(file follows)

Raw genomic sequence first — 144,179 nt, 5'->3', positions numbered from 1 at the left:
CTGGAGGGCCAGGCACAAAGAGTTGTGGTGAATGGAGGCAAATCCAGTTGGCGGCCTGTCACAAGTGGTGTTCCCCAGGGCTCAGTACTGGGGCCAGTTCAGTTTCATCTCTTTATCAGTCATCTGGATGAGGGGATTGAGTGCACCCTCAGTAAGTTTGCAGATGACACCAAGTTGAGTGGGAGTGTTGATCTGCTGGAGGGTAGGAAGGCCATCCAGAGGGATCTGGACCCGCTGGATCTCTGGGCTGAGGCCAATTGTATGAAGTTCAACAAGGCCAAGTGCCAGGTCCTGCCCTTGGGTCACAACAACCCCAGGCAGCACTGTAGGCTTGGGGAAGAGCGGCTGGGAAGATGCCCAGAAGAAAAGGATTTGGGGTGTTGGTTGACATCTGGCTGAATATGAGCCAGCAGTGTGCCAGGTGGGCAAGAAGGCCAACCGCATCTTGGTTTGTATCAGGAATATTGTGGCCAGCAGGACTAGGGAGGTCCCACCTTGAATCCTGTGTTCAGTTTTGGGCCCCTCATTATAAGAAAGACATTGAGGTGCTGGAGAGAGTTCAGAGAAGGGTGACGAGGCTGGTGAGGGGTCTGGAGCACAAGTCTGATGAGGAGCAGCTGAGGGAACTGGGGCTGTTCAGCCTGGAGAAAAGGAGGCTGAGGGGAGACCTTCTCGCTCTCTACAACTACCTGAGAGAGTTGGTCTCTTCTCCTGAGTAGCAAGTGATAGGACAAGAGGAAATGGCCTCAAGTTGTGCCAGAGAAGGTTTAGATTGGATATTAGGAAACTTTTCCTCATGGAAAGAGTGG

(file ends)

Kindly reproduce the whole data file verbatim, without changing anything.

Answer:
Raw genomic sequence first — 144,179 nt, 5'->3', positions numbered from 1 at the left:
CTGGAGGGCCAGGCACAAAGAGTTGTGGTGAATGGAGGCAAATCCAGTTGGCGGCCTGTCACAAGTGGTGTTCCCCAGGGCTCAGTACTGGGGCCAGTTCAGTTTCATCTCTTTATCAGTCATCTGGATGAGGGGATTGAGTGCACCCTCAGTAAGTTTGCAGATGACACCAAGTTGAGTGGGAGTGTTGATCTGCTGGAGGGTAGGAAGGCCATCCAGAGGGATCTGGACCCGCTGGATCTCTGGGCTGAGGCCAATTGTATGAAGTTCAACAAGGCCAAGTGCCAGGTCCTGCCCTTGGGTCACAACAACCCCAGGCAGCACTGTAGGCTTGGGGAAGAGCGGCTGGGAAGATGCCCAGAAGAAAAGGATTTGGGGTGTTGGTTGACATCTGGCTGAATATGAGCCAGCAGTGTGCCAGGTGGGCAAGAAGGCCAACCGCATCTTGGTTTGTATCAGGAATATTGTGGCCAGCAGGACTAGGGAGGTCCCACCTTGAATCCTGTGTTCAGTTTTGGGCCCCTCATTATAAGAAAGACATTGAGGTGCTGGAGAGAGTTCAGAGAAGGGTGACGAGGCTGGTGAGGGGTCTGGAGCACAAGTCTGATGAGGAGCAGCTGAGGGAACTGGGGCTGTTCAGCCTGGAGAAAAGGAGGCTGAGGGGAGACCTTCTCGCTCTCTACAACTACCTGAGAGAGTTGGTCTCTTCTCCTGAGTAGCAAGTGATAGGACAAGAGGAAATGGCCTCAAGTTGTGCCAGAGAAGGTTTAGATTGGATATTAGGAAACTTTTCCTCATGGAAAGAGTGG